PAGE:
Understanding the United States’ refugee and asylum program

| Aug 25, 2015 | Adjustment Of Status |

Next year, the United States expects to welcome as many as 8,000 refugees from Syria. According to a recent report from CNS News, roughly 15,000 refugees have been referred to this country in the hopes of escaping persecution. So far, millions of people have fled Syria due to an outbreak of civil war. The U.S. Department of the State says it plans to lead the world in the number of Syrians who resettle in another country.

The U.S. Citizenship and Immigration Services’ humanitarian program for refugees and asylum grants protection to people who meet certain standards. For example, a refugee is someone who is outside the country of his or her nationality and cannot or will not return for fear of persecution based on his or her nationality, religion, race or political opinion. These people are considered “of special interest” to the United States.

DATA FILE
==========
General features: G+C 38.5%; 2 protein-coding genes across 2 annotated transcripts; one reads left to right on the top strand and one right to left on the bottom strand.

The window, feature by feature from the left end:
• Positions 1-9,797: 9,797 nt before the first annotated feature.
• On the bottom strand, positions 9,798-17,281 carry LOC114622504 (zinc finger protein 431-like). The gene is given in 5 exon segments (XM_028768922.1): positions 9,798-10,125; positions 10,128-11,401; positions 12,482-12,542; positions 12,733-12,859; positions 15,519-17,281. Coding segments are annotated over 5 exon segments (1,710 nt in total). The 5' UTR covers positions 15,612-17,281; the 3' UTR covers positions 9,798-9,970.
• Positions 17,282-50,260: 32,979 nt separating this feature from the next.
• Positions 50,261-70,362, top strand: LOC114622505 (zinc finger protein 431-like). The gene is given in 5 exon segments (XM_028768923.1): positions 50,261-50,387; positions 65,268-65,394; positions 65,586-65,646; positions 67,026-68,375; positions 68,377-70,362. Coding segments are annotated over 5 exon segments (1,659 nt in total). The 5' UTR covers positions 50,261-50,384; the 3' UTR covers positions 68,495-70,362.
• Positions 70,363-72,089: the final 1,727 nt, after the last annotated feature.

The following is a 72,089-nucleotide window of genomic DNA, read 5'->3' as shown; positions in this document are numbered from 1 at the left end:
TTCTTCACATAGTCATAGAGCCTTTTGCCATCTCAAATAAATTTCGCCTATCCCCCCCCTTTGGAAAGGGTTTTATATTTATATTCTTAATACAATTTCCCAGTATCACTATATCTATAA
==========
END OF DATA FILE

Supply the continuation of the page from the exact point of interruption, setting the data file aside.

Someone who seeks asylum must fit the following qualifications: 

  •        Must be in the United States
  •        Must be seeking admission to the country through a port of entry
  •        Must meet the definition of a refugee

The difference between refugee and asylum is especially important for those filing an application. Someone may only request refugee status if he or she is outside the United States. Someone seeking asylum must be in the United States.

A refugee must be referred to the U.S. Refugee Admissions Program, and his or her case could include a spouse, children and, in some cases, other family members. Someone who is eligible for asylum must fill out the appropriate paperwork with the USCIS within a year of arriving in the country. Taking the appropriate steps can ensure that someone who has fled his or her country can safely live in the U.S.

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